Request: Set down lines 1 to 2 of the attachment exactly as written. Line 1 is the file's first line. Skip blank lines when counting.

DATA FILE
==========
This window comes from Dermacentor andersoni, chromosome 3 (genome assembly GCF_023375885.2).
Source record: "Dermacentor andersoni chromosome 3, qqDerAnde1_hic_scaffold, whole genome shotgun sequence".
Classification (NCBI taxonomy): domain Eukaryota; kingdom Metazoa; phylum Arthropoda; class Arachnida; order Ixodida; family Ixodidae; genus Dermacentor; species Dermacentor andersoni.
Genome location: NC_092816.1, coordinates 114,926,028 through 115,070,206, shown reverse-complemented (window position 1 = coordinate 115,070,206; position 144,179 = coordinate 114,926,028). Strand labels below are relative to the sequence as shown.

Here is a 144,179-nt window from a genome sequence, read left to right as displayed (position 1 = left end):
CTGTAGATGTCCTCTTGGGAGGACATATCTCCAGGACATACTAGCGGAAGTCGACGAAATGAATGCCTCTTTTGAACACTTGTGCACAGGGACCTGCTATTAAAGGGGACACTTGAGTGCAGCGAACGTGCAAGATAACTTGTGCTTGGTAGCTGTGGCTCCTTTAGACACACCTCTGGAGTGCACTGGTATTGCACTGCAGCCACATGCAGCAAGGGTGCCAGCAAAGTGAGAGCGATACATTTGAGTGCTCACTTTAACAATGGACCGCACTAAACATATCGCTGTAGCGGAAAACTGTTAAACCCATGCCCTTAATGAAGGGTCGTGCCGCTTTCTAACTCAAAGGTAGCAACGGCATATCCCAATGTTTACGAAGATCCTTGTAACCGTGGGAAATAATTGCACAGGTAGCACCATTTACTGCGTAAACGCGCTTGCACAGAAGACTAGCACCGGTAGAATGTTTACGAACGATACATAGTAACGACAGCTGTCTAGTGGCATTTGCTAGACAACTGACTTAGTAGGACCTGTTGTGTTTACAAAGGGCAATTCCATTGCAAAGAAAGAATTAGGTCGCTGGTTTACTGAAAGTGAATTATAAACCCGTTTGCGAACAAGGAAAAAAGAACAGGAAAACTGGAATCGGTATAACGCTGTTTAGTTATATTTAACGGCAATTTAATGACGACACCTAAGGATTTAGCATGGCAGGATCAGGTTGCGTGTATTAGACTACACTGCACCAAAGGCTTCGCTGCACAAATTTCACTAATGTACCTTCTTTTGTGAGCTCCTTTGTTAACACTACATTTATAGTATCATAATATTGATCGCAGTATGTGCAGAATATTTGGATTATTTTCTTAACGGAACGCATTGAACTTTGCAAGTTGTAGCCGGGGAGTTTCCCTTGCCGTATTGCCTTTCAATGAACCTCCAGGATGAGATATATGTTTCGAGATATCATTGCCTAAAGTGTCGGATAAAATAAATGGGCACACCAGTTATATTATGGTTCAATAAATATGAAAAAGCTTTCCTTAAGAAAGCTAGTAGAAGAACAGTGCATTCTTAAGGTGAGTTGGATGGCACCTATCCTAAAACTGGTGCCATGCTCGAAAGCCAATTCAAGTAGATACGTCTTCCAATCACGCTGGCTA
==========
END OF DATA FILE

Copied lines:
This window comes from Dermacentor andersoni, chromosome 3 (genome assembly GCF_023375885.2).
Source record: "Dermacentor andersoni chromosome 3, qqDerAnde1_hic_scaffold, whole genome shotgun sequence".